• The radiation emitted by the target during the laser cutting, particularly the plasma light, can be received and transported via the same beam path as the laser radiation (flexible microstructured fibers, reflective waveguides, GRIN optics) and via the focusing optics and coupled out by beam splitters for detection. Further, at intensities below the optical breakdown threshold, typically in the range of 1-100 GW/cm2, by scanning the object, an image recording can be achieved through detection of the two-photon and three-photon fluorescence and the SHG and THG of determined object structures, e.g., collagen fibers. In this way, the target to be cut can be found in a precise manner. Often the SHG and autofluorescence can be used for the target search without additional marking of the object. Further, this image generation can be used immediately after irradiation with intensive laser pulses in the TW/cm2 range to show the effect of the laser cutting in an image-generating manner. Interestingly, it was observed in preliminary trials that cut biological material emits an intensive luminescence in the area of the laser cutting.
  • Further, in a miniaturized microscopic head for endoscopic applications in which transmission optics for supplying an excitation radiation, focusing optics for introducing bundled excitation radiation into an object, and a scanning device for changing the location of the energy input are arranged in a housing, wherein the focusing optics focus the active radiation into the object through a window in the housing, the above-stated object is met in that the focusing optics are miniature focusing optics which have a diameter of less than 6 mm and a numerical aperture of NA>0.55, wherein the excitation radiation is focused by the miniature focusing optics so as to be limited locally on an area of less than 100 μm in the object, in that the end of the transmission optics in the housing is rigidly connected to the miniature focusing optics and forms a transmission focusing optics unit, and in that the scanning device has at least one scan actuator for lateral movement of the miniature focusing optics in the immediate vicinity of the window, which scan actuator is movable in two dimensions in a plane.
  • Further, the scanning device advisably has an axially movable adjusting unit for axial movement of the transmission focusing optics unit, wherein the transmission focusing optics unit is clamped in the adjusting unit so as to be secured axially. In a first variant, the transmission focusing optics unit is rigidly assembled from the miniature focusing optics and an optical fiber, wherein the transmission focusing optics unit is clamped in the adjusting unit so as to be fixed axially. In a second variant, a reflective waveguide is used instead of the optical fiber. In a third variant, it comprises the miniature focusing optics and the microscope optics of a illumination and detection device, wherein the two-dimensional scan actuator and the axial adjusting unit are connected exclusively to the miniature focusing optics.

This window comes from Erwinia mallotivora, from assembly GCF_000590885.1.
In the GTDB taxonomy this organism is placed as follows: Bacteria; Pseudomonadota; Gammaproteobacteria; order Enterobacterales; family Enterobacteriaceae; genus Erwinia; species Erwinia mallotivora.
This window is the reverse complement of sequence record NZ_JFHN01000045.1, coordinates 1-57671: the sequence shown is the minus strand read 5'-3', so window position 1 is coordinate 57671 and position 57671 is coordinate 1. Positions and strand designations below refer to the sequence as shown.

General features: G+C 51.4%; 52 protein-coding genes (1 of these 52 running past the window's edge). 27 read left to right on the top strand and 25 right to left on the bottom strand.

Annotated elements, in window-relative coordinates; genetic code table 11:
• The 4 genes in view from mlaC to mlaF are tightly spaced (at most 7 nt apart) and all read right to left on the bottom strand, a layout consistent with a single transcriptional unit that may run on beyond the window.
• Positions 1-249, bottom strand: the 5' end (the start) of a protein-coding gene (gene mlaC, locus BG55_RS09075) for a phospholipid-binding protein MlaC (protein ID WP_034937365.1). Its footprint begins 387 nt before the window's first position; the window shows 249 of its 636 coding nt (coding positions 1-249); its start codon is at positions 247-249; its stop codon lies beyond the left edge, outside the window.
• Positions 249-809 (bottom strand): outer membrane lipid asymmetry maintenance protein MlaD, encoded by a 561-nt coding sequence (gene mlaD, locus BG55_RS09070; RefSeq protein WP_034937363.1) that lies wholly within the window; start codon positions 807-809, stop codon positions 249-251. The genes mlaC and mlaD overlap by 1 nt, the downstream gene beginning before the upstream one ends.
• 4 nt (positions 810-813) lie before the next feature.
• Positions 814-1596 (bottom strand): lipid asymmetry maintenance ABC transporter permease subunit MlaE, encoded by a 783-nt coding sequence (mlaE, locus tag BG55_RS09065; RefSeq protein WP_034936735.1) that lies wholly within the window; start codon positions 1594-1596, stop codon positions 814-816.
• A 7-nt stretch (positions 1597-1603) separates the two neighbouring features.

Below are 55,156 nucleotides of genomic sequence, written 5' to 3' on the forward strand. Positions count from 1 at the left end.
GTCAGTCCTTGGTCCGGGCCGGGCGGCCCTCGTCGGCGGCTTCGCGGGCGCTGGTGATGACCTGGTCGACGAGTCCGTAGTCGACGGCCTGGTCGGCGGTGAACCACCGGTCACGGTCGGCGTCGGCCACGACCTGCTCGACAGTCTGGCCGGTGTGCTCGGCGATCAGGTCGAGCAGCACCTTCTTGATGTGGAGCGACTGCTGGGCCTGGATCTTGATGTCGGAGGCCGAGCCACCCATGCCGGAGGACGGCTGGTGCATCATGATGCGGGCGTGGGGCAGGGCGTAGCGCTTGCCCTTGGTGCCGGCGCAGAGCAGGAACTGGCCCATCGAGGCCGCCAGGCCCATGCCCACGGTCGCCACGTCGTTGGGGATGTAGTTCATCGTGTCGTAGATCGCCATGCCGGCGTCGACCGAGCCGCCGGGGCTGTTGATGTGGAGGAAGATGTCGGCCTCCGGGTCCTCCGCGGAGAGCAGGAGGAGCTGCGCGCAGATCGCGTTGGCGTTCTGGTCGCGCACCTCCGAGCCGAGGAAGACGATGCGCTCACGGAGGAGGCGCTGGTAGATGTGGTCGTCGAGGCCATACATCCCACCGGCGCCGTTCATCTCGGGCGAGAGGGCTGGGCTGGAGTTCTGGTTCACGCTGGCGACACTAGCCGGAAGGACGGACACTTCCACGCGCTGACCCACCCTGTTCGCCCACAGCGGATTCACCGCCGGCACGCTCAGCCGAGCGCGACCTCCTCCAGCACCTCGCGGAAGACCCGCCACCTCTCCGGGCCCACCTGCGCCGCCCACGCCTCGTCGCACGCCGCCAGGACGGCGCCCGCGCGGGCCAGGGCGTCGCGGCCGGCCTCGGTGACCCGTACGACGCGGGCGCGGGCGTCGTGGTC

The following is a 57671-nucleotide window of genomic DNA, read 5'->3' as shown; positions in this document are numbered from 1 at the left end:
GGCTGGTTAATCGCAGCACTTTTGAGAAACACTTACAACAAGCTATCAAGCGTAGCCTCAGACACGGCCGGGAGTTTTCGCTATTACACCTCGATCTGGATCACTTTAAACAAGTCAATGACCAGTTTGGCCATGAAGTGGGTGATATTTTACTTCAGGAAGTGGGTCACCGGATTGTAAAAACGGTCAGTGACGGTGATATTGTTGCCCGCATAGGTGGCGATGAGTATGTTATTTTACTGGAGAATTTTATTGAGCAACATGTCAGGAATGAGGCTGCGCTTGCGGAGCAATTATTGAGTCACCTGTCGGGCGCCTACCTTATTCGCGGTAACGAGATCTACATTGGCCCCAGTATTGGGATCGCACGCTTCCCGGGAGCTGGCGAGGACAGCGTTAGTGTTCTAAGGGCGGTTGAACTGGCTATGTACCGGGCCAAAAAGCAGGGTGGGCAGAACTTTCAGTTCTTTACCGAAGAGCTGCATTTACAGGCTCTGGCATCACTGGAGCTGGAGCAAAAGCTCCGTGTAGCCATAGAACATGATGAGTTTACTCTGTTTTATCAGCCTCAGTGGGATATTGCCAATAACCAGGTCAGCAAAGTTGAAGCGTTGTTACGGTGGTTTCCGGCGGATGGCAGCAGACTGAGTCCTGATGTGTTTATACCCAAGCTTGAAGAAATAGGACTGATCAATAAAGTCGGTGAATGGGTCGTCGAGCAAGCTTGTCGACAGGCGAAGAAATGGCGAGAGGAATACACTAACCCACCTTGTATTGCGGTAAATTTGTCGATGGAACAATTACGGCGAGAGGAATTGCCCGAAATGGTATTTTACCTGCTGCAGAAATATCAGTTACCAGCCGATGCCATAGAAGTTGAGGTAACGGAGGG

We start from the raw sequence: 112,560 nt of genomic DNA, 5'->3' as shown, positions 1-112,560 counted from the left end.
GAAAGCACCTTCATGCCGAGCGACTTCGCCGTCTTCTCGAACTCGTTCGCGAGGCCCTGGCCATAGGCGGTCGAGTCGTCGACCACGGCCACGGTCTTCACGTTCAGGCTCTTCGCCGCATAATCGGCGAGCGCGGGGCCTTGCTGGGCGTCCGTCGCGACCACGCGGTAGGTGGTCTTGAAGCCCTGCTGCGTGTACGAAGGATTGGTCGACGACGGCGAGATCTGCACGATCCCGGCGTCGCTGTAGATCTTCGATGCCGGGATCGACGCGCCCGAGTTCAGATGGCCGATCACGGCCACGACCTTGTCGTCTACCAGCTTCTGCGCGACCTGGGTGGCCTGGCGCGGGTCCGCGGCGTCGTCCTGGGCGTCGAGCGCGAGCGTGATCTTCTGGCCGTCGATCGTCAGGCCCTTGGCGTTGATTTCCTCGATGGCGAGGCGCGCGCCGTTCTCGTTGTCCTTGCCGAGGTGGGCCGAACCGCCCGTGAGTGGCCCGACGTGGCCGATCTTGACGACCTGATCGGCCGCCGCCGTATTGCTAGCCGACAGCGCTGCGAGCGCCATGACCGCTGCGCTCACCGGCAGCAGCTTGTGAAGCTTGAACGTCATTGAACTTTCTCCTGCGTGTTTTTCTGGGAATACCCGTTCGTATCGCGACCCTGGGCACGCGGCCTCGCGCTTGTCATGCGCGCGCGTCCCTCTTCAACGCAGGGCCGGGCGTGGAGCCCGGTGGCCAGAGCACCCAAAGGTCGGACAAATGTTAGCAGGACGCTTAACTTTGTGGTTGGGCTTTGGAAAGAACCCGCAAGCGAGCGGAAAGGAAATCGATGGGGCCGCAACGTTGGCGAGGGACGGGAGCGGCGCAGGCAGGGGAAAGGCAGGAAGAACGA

• The miniature focusing optics are preferably multi-lens GRIN optics which either have a rounded end face or are preceded by a refractive spherical lens segment in order to achieve the high numerical aperture of NA>0.55 (up to NA=0.85). To further improve axial resolution, the focusing optics advisably contain two-lens GRIN optics and diffractive optics arranged therebetween.
  • The scanning device of the two-dimensional scan actuator is advantageously constructed as a piezo scanner. However, it can also advantageously be constructed as an electrostatic scanner or as an electromagnetic scanner. To realize a three-dimensional scanner, the axial adjusting unit is connected to the two-dimensional scan actuator and the scan actuator is fastened in an axially movable scanner holder.
  • The transmission optics advantageously comprise a microstructured photonic crystal fiber (PCF) because this transmits the femtosecond laser radiation virtually without dispersion. A double-clad large-area core PCF type fiber is preferably used for spatially resolved image recordings. For other applications, the fiber is formed as a large-area core PCF.
  • At least one photoreceiver is advantageously arranged around the fiber in the scanner housing for directly receiving the object reaction radiation. The photoreceiver is preferably provided with an optical filter combination. A plurality of photoreceivers can advantageously be arranged around the fiber in the housing for directly receiving different components of the object reaction radiation.